In this video I’ll be talking about a remarkable alternative theory or interpretation of Quantum

mechanics; Pilot wave theory.

aka de Broglie Bohm theory, aka Bohmian mechanics.

There are people who think that this theory has been disproved or discredited, but more

recently, there are people who think that Bohmian mechanics explains everything quantum

mechanics does without any quantum weirdness.

Both these positions are wrong, so I thought it was time to make a new video clarifying

all this, since my old videos on this are 3 years old now.

So what is Bohmian mechanics?

To answer that, I better quickly explain what Quantum mechanics is.

100 or more years ago, physicists were finally able to do experiments on really small things

like atoms, and though that was cool, they weren’t really expecting to be surprised.

Newton’s laws and the rest of physics as they knew it should apply just as well to

galaxies as electrons.

But that’s not what they found.

Take for example, the double slit experiment.

When you shoot things one at a time toward two doors, you expect that if it makes it

throw, it will go through one of those doors and end up somewhere behind it, so that you

eventually get two clumps.

They decided to try this simple experiment with really small things like atoms.

You shot them out one at a time but you can’t actually see them going in their path and

so you can’t see which door they went through, but you’d expect them to do the same thing

essentially as before and end up in the same two clumps.

Only they didn’t.

They ended up in these weird patterns like this.

Physicists scratched their heads.

Then they tried the same thing again, but this time they closed one of the doors randomly.

Now the particle had to be going through just one door, so it had to just land somewhere

behind that door.

And they were right; the final pattern was just what they expected in the first place.

But then they tried it again with both doors open at once and... it was the same strange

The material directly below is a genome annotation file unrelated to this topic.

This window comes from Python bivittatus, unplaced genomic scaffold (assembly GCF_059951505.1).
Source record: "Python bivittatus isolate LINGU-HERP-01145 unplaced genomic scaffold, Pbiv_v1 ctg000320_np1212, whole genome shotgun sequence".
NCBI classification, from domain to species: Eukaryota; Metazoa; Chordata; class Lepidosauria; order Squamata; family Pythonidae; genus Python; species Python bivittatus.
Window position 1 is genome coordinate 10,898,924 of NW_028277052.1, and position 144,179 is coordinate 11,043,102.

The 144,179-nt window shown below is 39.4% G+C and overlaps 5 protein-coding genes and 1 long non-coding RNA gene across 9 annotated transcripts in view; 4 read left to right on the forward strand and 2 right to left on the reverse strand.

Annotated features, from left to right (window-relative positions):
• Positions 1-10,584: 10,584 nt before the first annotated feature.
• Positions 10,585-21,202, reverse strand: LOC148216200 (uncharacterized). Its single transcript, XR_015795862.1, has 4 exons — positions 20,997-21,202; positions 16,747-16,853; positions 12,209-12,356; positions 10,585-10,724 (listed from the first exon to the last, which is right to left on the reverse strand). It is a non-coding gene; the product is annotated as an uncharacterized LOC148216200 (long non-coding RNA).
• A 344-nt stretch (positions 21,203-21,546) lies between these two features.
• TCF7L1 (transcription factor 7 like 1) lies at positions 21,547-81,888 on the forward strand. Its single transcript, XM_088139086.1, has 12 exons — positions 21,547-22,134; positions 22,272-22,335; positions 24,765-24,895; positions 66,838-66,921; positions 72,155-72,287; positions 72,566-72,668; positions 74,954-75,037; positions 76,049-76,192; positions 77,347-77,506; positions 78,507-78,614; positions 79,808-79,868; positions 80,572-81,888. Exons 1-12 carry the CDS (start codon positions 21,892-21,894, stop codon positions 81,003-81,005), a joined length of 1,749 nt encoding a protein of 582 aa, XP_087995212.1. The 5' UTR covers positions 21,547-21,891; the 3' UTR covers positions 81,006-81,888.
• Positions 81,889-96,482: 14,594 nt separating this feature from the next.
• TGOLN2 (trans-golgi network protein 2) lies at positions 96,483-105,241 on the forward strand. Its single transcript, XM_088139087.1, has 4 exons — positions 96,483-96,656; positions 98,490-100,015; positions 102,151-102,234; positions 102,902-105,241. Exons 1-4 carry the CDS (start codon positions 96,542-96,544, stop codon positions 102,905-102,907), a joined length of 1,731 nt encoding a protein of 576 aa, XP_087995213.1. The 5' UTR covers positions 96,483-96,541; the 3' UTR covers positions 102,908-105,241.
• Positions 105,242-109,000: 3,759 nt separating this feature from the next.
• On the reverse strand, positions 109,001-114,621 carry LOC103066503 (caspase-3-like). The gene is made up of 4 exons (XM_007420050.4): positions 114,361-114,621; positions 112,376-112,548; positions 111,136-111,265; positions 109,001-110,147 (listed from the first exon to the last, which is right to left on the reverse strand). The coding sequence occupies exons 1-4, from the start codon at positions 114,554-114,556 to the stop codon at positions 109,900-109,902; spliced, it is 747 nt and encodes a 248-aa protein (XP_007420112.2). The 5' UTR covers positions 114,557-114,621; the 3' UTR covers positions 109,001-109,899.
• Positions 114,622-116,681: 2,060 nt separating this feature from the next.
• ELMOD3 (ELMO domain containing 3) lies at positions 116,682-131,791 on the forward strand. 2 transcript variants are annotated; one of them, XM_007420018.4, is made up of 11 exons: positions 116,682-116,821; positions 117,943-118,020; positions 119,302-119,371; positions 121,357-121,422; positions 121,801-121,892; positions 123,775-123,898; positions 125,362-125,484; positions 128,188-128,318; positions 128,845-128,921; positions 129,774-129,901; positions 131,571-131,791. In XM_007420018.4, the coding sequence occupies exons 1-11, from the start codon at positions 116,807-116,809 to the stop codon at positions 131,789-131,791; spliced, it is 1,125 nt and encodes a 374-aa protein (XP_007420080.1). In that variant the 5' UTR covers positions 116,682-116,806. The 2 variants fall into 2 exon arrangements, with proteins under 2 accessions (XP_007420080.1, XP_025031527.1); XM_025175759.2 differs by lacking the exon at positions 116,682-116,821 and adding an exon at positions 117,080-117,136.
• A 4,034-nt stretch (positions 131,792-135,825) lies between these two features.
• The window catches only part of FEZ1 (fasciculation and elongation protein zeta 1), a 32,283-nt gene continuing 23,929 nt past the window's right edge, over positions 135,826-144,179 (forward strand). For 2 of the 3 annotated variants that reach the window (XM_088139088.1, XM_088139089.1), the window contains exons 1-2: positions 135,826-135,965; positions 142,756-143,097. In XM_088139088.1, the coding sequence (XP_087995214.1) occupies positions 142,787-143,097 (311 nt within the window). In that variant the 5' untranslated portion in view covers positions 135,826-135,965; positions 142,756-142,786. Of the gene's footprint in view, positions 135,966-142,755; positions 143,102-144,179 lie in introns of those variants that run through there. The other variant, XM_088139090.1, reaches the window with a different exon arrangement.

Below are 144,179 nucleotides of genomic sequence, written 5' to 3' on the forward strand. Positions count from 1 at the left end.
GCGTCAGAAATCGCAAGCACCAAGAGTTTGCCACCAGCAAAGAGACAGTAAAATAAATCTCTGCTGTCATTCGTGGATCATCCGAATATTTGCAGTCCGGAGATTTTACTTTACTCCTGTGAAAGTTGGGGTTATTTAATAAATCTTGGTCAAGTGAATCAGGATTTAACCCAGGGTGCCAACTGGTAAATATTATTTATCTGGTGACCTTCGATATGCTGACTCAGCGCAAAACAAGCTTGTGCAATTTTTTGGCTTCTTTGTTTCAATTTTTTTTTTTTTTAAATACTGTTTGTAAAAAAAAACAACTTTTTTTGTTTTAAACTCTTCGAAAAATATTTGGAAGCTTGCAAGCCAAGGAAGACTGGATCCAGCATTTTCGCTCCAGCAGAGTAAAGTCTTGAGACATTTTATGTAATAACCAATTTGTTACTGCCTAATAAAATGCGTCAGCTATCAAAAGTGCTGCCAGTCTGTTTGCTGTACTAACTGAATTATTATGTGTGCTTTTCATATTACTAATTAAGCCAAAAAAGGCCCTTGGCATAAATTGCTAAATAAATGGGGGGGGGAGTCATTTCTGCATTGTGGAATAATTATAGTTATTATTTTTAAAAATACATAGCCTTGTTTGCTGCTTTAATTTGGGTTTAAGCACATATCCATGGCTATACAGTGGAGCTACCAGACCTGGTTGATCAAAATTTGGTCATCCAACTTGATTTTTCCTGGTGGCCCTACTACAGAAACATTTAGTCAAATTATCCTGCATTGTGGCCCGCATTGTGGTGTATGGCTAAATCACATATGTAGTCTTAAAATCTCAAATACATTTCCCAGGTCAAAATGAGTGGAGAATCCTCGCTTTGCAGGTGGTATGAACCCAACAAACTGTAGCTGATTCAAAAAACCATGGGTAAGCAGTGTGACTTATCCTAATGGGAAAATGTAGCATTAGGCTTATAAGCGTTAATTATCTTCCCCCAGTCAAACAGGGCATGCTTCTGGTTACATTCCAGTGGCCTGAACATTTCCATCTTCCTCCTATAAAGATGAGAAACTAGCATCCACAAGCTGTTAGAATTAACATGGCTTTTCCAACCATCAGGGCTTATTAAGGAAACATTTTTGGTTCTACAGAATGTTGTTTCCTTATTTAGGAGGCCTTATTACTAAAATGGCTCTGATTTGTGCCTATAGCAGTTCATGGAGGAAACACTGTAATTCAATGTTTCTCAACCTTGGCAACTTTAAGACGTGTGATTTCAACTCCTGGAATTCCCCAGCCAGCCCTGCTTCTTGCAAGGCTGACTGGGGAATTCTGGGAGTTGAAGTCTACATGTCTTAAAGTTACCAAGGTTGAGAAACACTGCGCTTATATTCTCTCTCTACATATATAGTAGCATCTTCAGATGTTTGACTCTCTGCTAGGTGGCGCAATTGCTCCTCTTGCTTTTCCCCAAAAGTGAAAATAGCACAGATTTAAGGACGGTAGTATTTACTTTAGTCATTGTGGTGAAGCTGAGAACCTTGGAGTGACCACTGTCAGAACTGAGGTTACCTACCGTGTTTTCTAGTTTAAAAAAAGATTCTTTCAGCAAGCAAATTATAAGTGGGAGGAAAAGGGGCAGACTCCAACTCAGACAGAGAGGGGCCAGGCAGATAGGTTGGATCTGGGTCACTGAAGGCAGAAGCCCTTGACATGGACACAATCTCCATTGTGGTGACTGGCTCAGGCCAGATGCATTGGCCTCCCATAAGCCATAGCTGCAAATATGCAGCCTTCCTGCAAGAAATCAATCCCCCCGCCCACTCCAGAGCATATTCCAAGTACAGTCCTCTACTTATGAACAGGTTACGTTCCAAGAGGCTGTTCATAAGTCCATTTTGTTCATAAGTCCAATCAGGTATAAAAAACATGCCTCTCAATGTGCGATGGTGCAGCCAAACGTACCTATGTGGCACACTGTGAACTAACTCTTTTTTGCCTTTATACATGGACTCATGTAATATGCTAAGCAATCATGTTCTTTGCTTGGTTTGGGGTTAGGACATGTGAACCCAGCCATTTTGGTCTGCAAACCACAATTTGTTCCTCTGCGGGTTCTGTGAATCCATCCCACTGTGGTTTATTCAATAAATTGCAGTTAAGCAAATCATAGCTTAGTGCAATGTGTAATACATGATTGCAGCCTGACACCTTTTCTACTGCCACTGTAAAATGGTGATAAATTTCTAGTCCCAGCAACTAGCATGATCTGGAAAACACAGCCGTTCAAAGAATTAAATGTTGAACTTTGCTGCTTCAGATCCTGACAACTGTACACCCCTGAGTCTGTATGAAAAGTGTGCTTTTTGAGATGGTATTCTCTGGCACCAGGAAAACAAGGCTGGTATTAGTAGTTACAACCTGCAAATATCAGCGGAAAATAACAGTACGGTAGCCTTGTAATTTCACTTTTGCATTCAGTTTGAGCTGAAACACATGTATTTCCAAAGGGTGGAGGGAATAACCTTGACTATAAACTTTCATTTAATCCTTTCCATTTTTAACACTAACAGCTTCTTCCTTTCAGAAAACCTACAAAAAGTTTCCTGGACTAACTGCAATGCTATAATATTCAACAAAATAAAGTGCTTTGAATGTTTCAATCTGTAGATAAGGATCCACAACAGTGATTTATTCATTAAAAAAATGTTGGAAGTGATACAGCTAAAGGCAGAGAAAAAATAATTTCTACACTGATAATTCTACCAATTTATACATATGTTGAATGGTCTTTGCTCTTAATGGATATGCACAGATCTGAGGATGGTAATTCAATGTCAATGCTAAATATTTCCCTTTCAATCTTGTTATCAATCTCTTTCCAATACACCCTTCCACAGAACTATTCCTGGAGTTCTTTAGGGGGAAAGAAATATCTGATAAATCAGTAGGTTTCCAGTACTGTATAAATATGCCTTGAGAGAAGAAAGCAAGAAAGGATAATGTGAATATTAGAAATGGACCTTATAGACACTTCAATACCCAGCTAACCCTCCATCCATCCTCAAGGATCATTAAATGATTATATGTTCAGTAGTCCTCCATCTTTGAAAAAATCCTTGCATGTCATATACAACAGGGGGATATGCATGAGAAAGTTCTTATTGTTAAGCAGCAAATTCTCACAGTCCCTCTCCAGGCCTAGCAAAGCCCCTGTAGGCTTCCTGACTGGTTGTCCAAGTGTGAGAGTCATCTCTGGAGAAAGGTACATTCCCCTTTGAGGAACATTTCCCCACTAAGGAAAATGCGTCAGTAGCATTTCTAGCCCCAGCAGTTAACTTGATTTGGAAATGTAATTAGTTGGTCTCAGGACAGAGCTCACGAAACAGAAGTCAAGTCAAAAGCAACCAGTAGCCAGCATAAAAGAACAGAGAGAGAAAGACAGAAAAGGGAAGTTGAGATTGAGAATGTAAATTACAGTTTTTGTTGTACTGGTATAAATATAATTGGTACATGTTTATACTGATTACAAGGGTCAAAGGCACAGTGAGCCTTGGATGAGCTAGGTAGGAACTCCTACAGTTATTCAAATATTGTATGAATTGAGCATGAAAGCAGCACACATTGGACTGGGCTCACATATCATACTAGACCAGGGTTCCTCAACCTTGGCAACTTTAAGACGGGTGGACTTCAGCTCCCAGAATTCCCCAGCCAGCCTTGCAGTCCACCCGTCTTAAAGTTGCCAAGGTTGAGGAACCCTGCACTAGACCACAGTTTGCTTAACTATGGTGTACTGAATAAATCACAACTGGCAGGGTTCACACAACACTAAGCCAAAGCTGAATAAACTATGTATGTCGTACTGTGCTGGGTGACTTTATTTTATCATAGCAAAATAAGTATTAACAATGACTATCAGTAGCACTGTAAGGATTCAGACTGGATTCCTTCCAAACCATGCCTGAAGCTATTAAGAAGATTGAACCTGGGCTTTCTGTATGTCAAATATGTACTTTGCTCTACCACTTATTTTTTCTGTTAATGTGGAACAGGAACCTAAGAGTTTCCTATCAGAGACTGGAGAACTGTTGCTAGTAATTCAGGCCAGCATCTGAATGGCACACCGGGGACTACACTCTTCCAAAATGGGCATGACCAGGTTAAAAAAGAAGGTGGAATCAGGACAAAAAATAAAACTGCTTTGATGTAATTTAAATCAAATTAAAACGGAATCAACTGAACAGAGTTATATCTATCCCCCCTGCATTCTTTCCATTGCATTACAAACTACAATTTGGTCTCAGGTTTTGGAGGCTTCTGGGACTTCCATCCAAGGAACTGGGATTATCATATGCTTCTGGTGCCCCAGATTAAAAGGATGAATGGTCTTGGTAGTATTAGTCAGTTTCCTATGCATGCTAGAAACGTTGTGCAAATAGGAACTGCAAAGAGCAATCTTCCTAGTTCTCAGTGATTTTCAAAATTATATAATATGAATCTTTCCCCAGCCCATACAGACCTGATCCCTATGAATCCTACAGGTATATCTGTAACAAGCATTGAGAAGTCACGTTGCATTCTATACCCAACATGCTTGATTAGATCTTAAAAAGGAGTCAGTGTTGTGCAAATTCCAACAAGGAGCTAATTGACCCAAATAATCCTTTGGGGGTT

pattern.

So they scratched their collective heads again- and came up with an idea!

They proposed Newton was wrong after all.

Actually, what really happens is, when an object has more than one option available

to it, and no one is checking which is does, it kind of does all of them at once.

This is called a quantum superposition- they gave it this fancy name because they didn’t

really know what they meant by doing all possible things at once.

This sounds totally crazy, but ‘look!’ they said.

It can explain the double slit experiment.

See, the atom doesn’t just go through one door or the other, it goes through both.

Then, it’s able to interfere with itself!

And that gives the strange pattern.

When there’s only one door open, it isn’t in a superposition, so it can’t interfere

with itself and it just does the usual thing- and so you get back the normal pattern.

This quantum superposition thing got applied to many many many more experiments, and it

always made the right prediction.

And so, even though Quantum mechanics is crazy, we’re all forced to accept it by experimental

facts.

At least, that’s the convention wisdom.

Then came Bohmian mechanics.

The aim of this theory is to explain all the same experiments as quantum mechanics can,

but without superposition.

In fact, you can prove that Bohmian mechanics produces exactly the same results as quantum

mechanics for all possible experiments, but the objects in this theory are always in one

place, and have one speed.

How is this possible?

Let’s look at the double slit experiment to understand.

In Bohmian mechanics, the particle must have a path from it’s start, through one of the

slits to the back wall since the particle is in just one spot at each time.